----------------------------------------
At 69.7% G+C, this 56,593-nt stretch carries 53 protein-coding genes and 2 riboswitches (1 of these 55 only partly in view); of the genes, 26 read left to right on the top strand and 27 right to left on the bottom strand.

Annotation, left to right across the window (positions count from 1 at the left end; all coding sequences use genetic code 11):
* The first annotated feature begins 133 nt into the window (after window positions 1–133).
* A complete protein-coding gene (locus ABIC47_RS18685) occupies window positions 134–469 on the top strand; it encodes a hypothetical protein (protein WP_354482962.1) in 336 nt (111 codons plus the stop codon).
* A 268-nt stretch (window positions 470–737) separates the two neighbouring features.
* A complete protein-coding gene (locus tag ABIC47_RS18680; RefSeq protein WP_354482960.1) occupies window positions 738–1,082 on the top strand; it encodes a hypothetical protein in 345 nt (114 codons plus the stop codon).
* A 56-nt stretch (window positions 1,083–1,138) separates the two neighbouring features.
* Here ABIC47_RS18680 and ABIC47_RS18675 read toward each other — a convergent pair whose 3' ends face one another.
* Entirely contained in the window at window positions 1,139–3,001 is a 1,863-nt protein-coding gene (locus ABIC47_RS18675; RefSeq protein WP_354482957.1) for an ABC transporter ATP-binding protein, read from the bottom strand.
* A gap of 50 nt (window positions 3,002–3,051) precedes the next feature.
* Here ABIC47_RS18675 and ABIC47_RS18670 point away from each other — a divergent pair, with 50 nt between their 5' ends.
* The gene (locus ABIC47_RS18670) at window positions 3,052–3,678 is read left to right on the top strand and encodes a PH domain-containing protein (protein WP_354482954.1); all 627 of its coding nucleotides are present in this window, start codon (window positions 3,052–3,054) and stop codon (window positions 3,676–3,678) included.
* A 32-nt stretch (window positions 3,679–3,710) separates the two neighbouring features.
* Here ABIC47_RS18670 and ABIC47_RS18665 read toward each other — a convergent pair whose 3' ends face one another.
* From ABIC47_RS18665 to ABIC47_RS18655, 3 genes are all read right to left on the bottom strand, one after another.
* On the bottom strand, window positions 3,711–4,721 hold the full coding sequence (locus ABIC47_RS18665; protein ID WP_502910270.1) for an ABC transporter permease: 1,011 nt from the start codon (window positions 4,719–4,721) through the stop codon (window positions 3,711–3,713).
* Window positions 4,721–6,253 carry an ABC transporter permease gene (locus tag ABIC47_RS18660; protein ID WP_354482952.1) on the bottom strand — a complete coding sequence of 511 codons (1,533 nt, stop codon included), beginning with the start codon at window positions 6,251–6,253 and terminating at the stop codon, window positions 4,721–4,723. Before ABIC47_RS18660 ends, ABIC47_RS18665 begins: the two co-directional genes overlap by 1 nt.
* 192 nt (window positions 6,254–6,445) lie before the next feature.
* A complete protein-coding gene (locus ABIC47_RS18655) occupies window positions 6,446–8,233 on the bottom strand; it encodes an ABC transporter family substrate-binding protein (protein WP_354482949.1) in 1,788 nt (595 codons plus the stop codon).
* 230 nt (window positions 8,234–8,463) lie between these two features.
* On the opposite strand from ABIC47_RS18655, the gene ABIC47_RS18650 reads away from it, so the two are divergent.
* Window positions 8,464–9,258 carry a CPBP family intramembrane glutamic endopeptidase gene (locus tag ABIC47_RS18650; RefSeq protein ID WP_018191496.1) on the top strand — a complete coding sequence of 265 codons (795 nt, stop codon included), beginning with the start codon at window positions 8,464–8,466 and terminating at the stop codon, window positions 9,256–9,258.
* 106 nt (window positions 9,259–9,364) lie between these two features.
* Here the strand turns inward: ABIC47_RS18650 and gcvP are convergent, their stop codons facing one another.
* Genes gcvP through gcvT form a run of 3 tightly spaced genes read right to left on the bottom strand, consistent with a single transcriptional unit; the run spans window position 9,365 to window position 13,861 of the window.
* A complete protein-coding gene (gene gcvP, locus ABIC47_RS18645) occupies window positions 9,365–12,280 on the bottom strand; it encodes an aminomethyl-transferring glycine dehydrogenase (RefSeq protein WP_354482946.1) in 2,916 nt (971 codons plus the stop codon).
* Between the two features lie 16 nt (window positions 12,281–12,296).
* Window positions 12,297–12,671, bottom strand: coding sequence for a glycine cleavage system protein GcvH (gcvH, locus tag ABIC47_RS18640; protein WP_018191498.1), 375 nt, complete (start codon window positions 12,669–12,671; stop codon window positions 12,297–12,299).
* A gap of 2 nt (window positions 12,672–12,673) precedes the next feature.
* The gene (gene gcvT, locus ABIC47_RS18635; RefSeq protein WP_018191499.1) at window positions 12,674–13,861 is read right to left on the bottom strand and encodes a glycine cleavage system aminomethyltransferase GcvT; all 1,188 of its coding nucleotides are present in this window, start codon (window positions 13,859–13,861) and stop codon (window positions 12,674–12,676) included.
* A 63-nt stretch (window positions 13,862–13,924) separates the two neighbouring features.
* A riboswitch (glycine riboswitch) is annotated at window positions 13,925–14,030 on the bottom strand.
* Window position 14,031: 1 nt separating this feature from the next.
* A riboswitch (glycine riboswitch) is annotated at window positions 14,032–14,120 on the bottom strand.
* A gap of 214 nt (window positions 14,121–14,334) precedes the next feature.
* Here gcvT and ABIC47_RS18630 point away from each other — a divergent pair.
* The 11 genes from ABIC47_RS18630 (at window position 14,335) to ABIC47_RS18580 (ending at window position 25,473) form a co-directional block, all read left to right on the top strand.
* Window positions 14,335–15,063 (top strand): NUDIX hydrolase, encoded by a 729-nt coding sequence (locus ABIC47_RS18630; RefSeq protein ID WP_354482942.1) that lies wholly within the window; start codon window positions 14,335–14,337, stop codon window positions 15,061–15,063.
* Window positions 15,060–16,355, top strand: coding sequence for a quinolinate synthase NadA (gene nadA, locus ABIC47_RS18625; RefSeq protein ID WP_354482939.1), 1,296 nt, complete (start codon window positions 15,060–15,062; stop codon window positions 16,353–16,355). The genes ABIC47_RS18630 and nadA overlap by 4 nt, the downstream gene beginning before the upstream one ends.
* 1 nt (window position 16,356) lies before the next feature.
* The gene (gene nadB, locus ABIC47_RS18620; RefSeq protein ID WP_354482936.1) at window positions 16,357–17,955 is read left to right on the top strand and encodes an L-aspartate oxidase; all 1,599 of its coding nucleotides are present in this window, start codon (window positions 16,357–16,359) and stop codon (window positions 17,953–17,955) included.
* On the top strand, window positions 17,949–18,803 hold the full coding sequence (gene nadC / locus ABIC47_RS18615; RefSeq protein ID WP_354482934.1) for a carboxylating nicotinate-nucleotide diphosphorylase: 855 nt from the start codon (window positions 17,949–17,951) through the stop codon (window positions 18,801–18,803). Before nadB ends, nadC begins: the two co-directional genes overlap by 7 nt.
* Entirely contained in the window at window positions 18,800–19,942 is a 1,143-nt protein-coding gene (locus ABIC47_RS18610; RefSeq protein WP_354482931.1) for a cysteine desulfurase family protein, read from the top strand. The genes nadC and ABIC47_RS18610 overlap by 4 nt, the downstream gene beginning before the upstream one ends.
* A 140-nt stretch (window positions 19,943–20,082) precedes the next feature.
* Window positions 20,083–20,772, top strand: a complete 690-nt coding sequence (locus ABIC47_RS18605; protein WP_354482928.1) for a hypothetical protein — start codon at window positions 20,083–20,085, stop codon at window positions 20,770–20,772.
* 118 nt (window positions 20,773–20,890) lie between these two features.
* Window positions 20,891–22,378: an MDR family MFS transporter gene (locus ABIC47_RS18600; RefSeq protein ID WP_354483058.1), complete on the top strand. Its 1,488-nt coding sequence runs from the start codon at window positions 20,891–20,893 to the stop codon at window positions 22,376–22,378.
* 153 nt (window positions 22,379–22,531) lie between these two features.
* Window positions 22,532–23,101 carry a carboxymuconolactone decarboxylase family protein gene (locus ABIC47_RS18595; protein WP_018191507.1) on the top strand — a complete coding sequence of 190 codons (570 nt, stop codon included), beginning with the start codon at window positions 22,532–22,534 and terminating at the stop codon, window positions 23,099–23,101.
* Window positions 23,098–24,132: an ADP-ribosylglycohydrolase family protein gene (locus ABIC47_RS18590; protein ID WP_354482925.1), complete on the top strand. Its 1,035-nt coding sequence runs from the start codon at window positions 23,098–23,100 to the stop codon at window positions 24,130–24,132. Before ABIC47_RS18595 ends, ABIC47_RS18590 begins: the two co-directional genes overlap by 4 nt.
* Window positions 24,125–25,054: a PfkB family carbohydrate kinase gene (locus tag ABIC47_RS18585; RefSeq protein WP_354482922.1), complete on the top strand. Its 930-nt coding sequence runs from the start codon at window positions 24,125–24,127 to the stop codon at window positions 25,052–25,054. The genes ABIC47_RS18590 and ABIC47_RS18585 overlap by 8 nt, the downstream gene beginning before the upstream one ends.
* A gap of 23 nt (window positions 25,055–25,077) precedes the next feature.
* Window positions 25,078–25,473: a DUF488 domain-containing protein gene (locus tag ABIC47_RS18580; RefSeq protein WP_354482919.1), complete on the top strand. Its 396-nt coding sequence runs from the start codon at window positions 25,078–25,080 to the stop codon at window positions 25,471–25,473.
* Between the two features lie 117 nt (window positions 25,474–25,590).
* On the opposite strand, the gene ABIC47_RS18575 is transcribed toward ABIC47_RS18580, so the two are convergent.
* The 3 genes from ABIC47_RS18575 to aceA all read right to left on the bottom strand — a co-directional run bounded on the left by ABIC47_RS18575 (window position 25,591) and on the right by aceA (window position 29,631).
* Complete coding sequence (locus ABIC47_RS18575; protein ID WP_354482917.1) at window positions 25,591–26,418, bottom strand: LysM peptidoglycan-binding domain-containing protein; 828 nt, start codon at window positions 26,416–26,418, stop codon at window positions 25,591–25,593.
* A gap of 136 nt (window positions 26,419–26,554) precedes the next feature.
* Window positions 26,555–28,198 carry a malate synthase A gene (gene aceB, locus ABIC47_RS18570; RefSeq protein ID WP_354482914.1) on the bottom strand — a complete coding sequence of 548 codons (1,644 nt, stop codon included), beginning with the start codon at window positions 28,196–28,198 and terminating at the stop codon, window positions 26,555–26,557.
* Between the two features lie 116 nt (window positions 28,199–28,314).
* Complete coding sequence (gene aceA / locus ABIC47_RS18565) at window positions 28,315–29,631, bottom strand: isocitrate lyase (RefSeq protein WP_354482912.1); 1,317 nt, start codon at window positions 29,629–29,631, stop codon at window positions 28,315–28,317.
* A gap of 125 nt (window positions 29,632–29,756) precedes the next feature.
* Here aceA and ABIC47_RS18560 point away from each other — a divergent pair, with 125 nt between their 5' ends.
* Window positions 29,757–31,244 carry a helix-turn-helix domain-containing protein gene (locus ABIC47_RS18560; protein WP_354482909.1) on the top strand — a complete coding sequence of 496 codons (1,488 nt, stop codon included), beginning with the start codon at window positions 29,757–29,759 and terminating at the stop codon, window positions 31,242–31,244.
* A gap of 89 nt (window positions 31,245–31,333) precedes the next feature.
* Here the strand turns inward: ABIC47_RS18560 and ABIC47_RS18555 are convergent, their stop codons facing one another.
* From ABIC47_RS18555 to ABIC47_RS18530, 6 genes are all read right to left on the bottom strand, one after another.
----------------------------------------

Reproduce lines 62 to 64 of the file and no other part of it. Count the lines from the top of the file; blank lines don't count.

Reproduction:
* A gap of 125 nt (window positions 29,632–29,756) precedes the next feature.
* Here aceA and ABIC47_RS18560 point away from each other — a divergent pair, with 125 nt between their 5' ends.
* Window positions 29,757–31,244 carry a helix-turn-helix domain-containing protein gene (locus ABIC47_RS18560; protein WP_354482909.1) on the top strand — a complete coding sequence of 496 codons (1,488 nt, stop codon included), beginning with the start codon at window positions 29,757–29,759 and terminating at the stop codon, window positions 31,242–31,244.